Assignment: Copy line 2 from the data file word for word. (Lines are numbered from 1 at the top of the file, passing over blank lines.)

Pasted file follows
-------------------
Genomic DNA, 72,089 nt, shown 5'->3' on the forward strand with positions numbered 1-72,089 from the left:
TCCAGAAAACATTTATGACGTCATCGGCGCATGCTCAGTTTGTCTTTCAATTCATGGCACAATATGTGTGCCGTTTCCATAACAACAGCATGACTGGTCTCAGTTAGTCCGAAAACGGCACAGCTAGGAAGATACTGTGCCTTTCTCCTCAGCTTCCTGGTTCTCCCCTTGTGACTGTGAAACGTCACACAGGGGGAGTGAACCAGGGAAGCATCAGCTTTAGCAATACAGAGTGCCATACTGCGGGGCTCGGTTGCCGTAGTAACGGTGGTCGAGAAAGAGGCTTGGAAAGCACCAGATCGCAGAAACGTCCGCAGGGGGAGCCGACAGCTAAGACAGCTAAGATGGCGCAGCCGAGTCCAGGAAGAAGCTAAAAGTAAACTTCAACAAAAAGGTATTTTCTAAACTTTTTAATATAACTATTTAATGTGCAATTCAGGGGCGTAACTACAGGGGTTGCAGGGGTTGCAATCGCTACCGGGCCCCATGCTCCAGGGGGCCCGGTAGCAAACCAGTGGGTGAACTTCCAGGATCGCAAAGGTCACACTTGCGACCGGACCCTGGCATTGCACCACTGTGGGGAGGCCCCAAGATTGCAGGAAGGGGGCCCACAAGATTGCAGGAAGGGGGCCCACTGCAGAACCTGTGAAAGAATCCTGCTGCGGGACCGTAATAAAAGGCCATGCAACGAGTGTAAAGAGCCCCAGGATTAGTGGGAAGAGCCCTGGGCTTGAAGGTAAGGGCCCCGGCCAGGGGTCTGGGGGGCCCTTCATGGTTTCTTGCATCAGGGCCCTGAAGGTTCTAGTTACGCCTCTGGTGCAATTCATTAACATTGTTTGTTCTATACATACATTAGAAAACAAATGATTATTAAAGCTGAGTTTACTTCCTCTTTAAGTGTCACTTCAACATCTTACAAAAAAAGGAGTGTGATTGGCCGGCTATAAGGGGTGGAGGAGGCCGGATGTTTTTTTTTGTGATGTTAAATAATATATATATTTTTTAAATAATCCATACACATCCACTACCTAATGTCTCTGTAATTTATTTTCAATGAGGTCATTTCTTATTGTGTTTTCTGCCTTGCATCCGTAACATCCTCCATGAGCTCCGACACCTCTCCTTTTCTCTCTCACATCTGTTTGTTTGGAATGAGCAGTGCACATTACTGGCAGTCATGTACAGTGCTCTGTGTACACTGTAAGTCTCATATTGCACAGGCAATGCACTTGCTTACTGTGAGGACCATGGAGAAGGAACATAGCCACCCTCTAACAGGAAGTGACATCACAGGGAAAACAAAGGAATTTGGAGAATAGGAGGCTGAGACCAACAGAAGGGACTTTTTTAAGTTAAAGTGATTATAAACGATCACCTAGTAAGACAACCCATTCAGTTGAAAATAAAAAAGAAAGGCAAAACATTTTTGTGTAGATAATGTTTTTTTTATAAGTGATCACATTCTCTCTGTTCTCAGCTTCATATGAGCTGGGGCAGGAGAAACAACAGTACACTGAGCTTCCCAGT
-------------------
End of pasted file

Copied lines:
TCCAGAAAACATTTATGACGTCATCGGCGCATGCTCAGTTTGTCTTTCAATTCATGGCACAATATGTGTGCCGTTTCCATAACAACAGCATGACTGGTCTCAGTTAGTCCGAAAACGGCACAGCTAGGAAGATACTGTGCCTTTCTCCTCAGCTTCCTGGTTCTCCCCTTGTGACTGTGAAACGTCACACAGGGGGAGTGAACCAGGGAAGCATCAGCTTTAGCAATACAGAGTGCCATACTGCGGGGCTCGGTTGCCGTAGTAACGGTGGTCGAGAAAGAGGCTTGGAAAGCACCAGATCGCAGAAACGTCCGCAGGGGGAGCCGACAGCTAAGACAGCTAAGATGGCGCAGCCGAGTCCAGGAAGAAGCTAAAAGTAAACTTCAACAAAAAGGTATTTTCTAAACTTTTTAATATAACTATTTAATGTGCAATTCAGGGGCGTAACTACAGGGGTTGCAGGGGTTGCAATCGCTACCGGGCCCCATGCTCCAGGGGGCCCGGTAGCAAACCAGTGGGTGAACTTCCAGGATCGCAAAGGTCACACTTGCGACCGGACCCTGGCATTGCACCACTGTGGGGAGGCCCCAAGATTGCAGGAAGGGGGCCCACAAGATTGCAGGAAGGGGGCCCACTGCAGAACCTGTGAAAGAATCCTGCTGCGGGACCGTAATAAAAGGCCATGCAACGAGTGTAAAGAGCCCCAGGATTAGTGGGAAGAGCCCTGGGCTTGAAGGTAAGGGCCCCGGCCAGGGGTCTGGGGGGCCCTTCATGGTTTCTTGCATCAGGGCCCTGAAGGTTCTAGTTACGCCTCTGGTGCAATTCATTAACATTGTTTGTTCTATACATACATTAGAAAACAAATGATTATTAAAGCTGAGTTTACTTCCTCTTTAAGTGTCACTTCAACATCTTACAAAAAAAGGAGTGTGATTGGCCGGCTATAAGGGGTGGAGGAGGCCGGATGTTTTTTTTTGTGATGTTAAATAATATATATATTTTTTAAATAATCCATACACATCCACTACCTAATGTCTCTGTAATTTATTTTCAATGAGGTCATTTCTTATTGTGTTTTCTGCCTTGCATCCGTAACATCCTCCATGAGCTCCGACACCTCTCCTTTTCTCTCTCACATCTGTTTGTTTGGAATGAGCAGTGCACATTACTGGCAGTCATGTACAGTGCTCTGTGTACACTGTAAGTCTCATATTGCACAGGCAATGCACTTGCTTACTGTGAGGACCATGGAGAAGGAACATAGCCACCCTCTAACAGGAAGTGACATCACAGGGAAAACAAAGGAATTTGGAGAATAGGAGGCTGAGACCAACAGAAGGGACTTTTTTAAGTTAAAGTGATTATAAACGATCACCTAGTAAGACAACCCATTCAGTTGAAAATAAAAAAGAAAGGCAAAACATTTTTGTGTAGATAATGTTTTTTTTATAAGTGATCACATTCTCTCTGTTCTCAGCTTCATATGAGCTGGGGCAGGAGAAACAACAGTACACTGAGCTTCCCAGT